Housed in a futuristic landmark building on the banks of the Neckar, 4km northeast of the city centre, the Mercedes-Benz-Museum is chock-full of 110 years of immaculate motors. It starts with Daimler’s pioneering motorbike – a wooden bone-shaker with a horse’s saddle – and beside it is the one-cylinder motor-tricycle Motorwagen and motorized carriage Motorkutsche; Benz and Daimler created them independently in 1886, both capable of a not-so-giddy 16kmph. Benz just pipped Daimler to produce the world’s first car.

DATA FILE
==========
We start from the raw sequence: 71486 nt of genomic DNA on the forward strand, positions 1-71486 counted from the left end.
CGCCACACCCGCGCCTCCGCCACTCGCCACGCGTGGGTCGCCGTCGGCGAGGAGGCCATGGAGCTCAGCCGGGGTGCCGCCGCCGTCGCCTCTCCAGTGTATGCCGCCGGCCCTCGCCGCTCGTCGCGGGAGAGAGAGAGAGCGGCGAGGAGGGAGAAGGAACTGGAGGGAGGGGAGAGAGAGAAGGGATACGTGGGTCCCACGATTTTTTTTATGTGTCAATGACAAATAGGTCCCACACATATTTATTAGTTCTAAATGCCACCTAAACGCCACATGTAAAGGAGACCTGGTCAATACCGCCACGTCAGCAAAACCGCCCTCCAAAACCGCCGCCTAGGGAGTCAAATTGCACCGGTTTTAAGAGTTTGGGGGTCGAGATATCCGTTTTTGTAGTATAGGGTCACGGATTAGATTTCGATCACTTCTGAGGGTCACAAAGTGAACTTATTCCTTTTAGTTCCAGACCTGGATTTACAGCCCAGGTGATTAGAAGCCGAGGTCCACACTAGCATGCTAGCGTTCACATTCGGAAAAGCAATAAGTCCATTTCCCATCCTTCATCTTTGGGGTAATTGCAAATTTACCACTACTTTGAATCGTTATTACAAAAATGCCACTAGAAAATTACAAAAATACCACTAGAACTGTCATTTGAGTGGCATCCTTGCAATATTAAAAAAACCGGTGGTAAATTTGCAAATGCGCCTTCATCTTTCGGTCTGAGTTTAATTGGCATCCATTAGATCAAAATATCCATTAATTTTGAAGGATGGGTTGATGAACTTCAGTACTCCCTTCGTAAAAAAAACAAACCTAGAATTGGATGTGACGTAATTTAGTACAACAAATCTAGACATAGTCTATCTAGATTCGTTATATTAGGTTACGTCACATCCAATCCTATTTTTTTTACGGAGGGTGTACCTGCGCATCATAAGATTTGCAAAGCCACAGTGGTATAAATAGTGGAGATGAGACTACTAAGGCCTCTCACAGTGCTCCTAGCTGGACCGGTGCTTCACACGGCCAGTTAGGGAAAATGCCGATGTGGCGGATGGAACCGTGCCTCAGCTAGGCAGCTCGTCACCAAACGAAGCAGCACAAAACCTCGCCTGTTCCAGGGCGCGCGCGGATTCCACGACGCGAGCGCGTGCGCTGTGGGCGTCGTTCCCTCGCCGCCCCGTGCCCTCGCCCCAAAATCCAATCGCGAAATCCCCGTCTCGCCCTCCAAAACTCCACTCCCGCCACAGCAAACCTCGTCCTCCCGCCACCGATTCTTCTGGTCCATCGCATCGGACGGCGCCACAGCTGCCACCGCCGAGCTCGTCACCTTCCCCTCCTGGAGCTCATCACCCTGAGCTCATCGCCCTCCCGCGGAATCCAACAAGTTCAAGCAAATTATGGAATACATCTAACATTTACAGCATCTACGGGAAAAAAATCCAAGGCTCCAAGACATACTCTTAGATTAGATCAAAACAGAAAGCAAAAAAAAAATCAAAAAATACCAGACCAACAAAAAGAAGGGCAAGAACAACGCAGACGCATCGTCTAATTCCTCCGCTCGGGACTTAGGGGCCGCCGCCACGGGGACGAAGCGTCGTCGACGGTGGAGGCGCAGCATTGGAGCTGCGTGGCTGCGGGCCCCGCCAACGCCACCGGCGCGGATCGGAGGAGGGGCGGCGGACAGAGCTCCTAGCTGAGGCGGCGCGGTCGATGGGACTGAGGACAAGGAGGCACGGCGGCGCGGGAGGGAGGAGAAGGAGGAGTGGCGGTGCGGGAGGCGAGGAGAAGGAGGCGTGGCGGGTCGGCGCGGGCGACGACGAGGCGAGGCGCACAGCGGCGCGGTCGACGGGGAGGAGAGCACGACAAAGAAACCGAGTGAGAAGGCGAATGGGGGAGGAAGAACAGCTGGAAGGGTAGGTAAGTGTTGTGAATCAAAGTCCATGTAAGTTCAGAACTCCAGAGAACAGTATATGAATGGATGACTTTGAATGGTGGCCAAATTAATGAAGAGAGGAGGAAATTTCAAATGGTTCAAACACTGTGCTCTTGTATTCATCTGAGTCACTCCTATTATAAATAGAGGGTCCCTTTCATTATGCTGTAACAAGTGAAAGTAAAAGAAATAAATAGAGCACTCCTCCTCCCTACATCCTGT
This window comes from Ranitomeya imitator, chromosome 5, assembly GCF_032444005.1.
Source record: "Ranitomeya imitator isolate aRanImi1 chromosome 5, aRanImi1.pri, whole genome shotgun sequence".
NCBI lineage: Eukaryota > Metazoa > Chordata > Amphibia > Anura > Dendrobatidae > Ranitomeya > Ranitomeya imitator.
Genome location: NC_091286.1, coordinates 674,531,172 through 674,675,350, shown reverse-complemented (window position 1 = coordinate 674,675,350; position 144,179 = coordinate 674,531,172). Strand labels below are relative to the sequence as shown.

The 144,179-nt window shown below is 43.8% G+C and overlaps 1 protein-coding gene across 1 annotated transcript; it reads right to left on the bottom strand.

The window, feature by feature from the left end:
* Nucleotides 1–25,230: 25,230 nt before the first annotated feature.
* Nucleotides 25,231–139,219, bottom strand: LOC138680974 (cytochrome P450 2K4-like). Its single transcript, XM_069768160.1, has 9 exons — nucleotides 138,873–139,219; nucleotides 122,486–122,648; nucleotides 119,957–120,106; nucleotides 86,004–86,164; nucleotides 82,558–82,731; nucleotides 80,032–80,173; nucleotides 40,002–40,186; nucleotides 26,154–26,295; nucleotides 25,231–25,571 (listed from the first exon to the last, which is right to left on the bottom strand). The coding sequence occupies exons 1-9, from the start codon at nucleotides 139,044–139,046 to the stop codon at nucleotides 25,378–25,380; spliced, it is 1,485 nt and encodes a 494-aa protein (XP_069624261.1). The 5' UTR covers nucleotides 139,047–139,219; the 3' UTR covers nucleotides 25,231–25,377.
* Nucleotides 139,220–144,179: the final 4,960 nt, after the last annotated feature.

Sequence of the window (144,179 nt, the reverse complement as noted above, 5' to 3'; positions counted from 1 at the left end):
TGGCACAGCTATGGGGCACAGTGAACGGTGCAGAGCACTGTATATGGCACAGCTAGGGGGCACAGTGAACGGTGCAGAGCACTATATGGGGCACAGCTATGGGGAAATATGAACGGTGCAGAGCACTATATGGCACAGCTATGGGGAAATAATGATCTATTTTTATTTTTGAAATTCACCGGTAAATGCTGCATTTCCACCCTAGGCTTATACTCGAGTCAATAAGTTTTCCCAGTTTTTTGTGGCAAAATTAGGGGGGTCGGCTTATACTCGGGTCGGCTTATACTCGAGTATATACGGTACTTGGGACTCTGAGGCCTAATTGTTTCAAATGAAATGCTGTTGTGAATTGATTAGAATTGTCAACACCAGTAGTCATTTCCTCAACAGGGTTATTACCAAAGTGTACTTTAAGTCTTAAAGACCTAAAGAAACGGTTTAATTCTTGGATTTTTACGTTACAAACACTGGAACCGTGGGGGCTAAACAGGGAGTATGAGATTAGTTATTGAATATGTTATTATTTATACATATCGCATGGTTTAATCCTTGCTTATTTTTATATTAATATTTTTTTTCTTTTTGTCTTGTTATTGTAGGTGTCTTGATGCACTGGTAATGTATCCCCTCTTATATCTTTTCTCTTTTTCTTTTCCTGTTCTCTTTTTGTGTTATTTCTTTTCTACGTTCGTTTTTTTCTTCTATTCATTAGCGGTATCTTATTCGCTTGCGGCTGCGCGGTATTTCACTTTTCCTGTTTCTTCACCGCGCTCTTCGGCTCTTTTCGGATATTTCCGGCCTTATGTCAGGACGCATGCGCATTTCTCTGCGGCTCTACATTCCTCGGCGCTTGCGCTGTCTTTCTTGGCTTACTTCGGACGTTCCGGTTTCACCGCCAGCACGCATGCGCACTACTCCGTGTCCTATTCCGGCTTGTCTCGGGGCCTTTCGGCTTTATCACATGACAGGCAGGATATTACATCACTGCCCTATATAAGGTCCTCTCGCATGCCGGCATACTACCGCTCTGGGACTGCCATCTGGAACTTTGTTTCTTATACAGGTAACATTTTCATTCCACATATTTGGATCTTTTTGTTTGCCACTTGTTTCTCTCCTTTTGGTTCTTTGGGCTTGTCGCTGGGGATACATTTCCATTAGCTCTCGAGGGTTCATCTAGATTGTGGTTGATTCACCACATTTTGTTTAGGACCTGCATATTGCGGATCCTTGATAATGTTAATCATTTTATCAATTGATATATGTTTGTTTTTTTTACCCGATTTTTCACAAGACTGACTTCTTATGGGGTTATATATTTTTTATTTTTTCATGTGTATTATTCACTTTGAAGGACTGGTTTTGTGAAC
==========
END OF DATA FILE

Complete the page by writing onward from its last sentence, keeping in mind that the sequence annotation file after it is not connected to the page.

Another trail-blazer is the robust Benz Vélo, the world’s first production car, for which twelve hundred of the moneyed elite parted with 20,000 gold Marks. A racy 500K Special Roadster in preening pillarbox red begs for a Hollywood Thirties starlet, but it’s the racers that truly quicken the pulse, no more so than the legendary Silver Arrows of the 1920s and 1930s; a cinema shows the sleek machines in action. Just as eye-catching are a pair of experimental record-breakers that look far more futuristic than their dates suggest: in the W125, Rudolf Caracciola clocked up 432.7km per hour on the Frankfurt–Darmstadt Autobahn in 1938 (no one’s been faster on a public highway since); and six-wheeler sci-fi vision T80 was powered by an aeroplane engine to 650km per hour in 1939, though World War II killed the project.